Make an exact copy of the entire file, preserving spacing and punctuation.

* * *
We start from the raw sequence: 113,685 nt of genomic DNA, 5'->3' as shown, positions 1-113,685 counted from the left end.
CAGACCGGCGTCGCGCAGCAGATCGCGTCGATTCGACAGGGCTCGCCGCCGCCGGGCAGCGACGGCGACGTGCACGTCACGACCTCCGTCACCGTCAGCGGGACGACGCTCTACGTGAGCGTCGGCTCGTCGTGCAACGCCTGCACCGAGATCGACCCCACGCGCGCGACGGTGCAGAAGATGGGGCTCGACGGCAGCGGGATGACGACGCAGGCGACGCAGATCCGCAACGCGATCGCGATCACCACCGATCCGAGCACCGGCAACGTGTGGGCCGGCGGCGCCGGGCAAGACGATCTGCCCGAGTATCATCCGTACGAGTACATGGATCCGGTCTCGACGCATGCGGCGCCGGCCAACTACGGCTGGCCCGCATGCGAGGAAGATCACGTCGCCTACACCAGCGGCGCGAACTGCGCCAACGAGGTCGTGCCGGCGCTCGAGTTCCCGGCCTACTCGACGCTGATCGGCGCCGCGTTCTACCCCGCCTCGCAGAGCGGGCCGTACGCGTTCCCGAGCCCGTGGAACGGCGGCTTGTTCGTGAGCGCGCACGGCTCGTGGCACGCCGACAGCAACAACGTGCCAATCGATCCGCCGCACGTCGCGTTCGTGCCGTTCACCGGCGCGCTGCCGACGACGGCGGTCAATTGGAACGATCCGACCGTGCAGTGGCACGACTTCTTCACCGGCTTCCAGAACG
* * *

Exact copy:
We start from the raw sequence: 113,685 nt of genomic DNA, 5'->3' as shown, positions 1-113,685 counted from the left end.
CAGACCGGCGTCGCGCAGCAGATCGCGTCGATTCGACAGGGCTCGCCGCCGCCGGGCAGCGACGGCGACGTGCACGTCACGACCTCCGTCACCGTCAGCGGGACGACGCTCTACGTGAGCGTCGGCTCGTCGTGCAACGCCTGCACCGAGATCGACCCCACGCGCGCGACGGTGCAGAAGATGGGGCTCGACGGCAGCGGGATGACGACGCAGGCGACGCAGATCCGCAACGCGATCGCGATCACCACCGATCCGAGCACCGGCAACGTGTGGGCCGGCGGCGCCGGGCAAGACGATCTGCCCGAGTATCATCCGTACGAGTACATGGATCCGGTCTCGACGCATGCGGCGCCGGCCAACTACGGCTGGCCCGCATGCGAGGAAGATCACGTCGCCTACACCAGCGGCGCGAACTGCGCCAACGAGGTCGTGCCGGCGCTCGAGTTCCCGGCCTACTCGACGCTGATCGGCGCCGCGTTCTACCCCGCCTCGCAGAGCGGGCCGTACGCGTTCCCGAGCCCGTGGAACGGCGGCTTGTTCGTGAGCGCGCACGGCTCGTGGCACGCCGACAGCAACAACGTGCCAATCGATCCGCCGCACGTCGCGTTCGTGCCGTTCACCGGCGCGCTGCCGACGACGGCGGTCAATTGGAACGATCCGACCGTGCAGTGGCACGACTTCTTCACCGGCTTCCAGAACG